On one level, all we really need to know about Jake Muzzin is that he’s a defenceman who plays top-four minutes. But there’s more to him than just that.

Vital Statistics

Jake Muzzin has a birthday soon, and he turns 30 on February 21. For his birthday this year, he gets to explore the Toronto real estate market.

He is 6’3” and listed at 214 lbs on Elite Prospects, which is an interesting pair of numbers. While the usual commentators will talk about his size and grit and how the Leafs were totally missing that since Roman Polak became a cowboy, we should consider something. Jake Gardiner is 6’2” and 203 lbs according to the Maple Leafs roster this season. Martin Marincin is 6’4” and 213 lbs. Jake Muzzin is not “big” in the sense that Dustin Byfuglien is big. He does have reach and a nice long stick, and that’s no bad thing on defence.

Muzzin is from Woodstock, Ontario, just a little too far east for there to be any risk of him being a dirty Red Wings fan as a child, so we should expect there’s some Maple Leafs sheets in his past.

He also shoots left, which gives the Leafs an abundance of left-shooting defenders in their top four that is exactly equal to the number they had before.

Early Years

Muzzin grew up in the Woodstock minor hockey system and suffered a huge setback when he had a herniated disc in his back at 16.

He underwent surgery to repair the precarious ailment and wound up missing more than a year of action.

“For a little bit it kind of felt that hockey was done for me,” he said. “It was a difficult time and it made me not take hockey for granted.

He ended up on the Soo Greyhounds at 17, in 2006, which may have been the perfect place for him:

Jake Muzzin was used sparingly upon his arrival to the OHL, appearing in only 37 games in 2006-07 because then Greyhounds coach Craig Hartsburg, having once suffered a similar injury in juniors himself, did not want to set the talented but possibly fragile defenseman up for failure.

Kyle Dubas was a scout for the Greyhounds in that year, but he didn’t return as General Manager until 2011, the year after Muzzin left.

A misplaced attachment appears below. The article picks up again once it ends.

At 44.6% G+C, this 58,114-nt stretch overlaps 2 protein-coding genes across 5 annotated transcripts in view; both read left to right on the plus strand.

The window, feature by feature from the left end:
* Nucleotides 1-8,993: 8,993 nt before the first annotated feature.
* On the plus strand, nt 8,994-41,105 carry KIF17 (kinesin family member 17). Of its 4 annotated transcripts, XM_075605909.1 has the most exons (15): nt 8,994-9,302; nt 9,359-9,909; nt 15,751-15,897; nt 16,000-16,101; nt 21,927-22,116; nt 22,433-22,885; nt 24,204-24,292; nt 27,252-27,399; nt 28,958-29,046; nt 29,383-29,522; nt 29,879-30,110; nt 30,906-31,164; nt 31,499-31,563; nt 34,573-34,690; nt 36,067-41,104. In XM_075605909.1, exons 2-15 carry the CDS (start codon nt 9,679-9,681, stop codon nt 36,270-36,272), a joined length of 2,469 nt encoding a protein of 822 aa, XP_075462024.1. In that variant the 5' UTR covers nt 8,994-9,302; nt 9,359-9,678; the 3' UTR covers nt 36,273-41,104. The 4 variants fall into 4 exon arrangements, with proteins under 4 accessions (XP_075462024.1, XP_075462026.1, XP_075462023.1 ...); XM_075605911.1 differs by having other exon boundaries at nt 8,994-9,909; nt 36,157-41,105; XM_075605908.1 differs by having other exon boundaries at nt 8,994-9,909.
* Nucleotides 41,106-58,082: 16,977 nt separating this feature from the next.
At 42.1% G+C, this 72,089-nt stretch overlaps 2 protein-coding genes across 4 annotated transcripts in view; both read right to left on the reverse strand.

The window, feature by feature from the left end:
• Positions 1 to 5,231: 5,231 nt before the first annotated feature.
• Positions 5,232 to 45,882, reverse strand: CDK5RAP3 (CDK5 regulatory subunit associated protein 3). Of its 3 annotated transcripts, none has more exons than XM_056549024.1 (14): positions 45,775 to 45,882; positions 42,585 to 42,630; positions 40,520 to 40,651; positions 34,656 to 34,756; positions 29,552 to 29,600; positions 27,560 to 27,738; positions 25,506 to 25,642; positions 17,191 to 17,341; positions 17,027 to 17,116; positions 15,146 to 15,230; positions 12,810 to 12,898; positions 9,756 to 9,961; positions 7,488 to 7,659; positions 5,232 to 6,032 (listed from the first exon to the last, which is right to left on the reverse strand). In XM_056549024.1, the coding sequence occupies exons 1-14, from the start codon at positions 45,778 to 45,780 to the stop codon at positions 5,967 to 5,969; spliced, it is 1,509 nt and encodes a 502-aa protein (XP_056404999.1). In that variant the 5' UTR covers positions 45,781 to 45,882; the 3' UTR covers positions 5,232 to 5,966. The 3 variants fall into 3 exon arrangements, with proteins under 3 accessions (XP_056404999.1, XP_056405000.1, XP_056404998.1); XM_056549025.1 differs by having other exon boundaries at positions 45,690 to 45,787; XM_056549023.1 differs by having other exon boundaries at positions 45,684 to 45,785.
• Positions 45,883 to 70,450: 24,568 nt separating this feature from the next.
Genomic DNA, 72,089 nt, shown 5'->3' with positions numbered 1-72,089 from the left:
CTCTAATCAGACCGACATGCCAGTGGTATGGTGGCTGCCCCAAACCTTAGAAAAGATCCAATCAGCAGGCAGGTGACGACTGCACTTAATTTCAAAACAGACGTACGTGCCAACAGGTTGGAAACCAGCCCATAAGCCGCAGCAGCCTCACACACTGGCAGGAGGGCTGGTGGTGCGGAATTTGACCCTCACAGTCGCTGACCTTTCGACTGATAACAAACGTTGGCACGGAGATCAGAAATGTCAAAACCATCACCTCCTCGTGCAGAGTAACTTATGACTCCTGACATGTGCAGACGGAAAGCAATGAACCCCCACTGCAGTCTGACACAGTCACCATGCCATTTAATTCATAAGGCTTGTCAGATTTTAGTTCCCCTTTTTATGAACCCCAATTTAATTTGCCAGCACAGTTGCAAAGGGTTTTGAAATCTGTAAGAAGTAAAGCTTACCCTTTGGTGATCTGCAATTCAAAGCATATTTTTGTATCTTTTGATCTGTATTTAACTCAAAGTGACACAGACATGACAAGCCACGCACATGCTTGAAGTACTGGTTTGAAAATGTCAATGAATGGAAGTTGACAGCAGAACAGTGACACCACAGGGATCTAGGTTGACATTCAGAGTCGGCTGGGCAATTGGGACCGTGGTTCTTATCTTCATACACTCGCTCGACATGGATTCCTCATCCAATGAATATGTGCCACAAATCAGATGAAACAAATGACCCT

Muzzin did not have great points stats as a junior heading into his draft year in 2007, however, and he was selected in the fifth round, 141st overall by the Pittsburgh Penguins, and don’t they wish they still had him now? Maybe someday we’ll think that about Sean Durzi, too. This story gets worse for Pittsburgh though, because they just decided they didn’t want him after two years, and didn’t sign him.

Muzzin went back in the draft, but was not taken. He went back to the Soo Greyhounds and played another year at age 20/21. His point production shot up, and so it should — he was a grown man playing in junior hockey.  Whether it was those points (he was leading the OHL in points for defenders at the time he was signed) or some deeper scouting of him as a player, the LA Kings signed him as a free agent in January of 2010.

“We are excited to have Jake in our organization and view him as a good prospect. He has a blend of size, grit, skill and competitiveness that our organization’s covets” said Kings Vice President/Assistant General Manager Ron Hextall.

Added Greyhounds GM Dave Torrie: “Our organization is very proud of Jake and his accomplishments over his 5 years with the Soo Greyhounds. To know what adversities he has faced early in his career and to see him grow and develop as a young man and as a hockey player has been very rewarding. As an organization we are proud of the role we have played in helping Jake achieve his goal of signing with an NHL organization. Our coaches have done a great job of working with Jake to help him become the player he is today. We all look forward to following Jake’s progress and anticipate the day he realizes his dream of playing in the NHL.”

He joined the Manchester Monarchs for one regular season game that spring, and a playoff run of 13 games.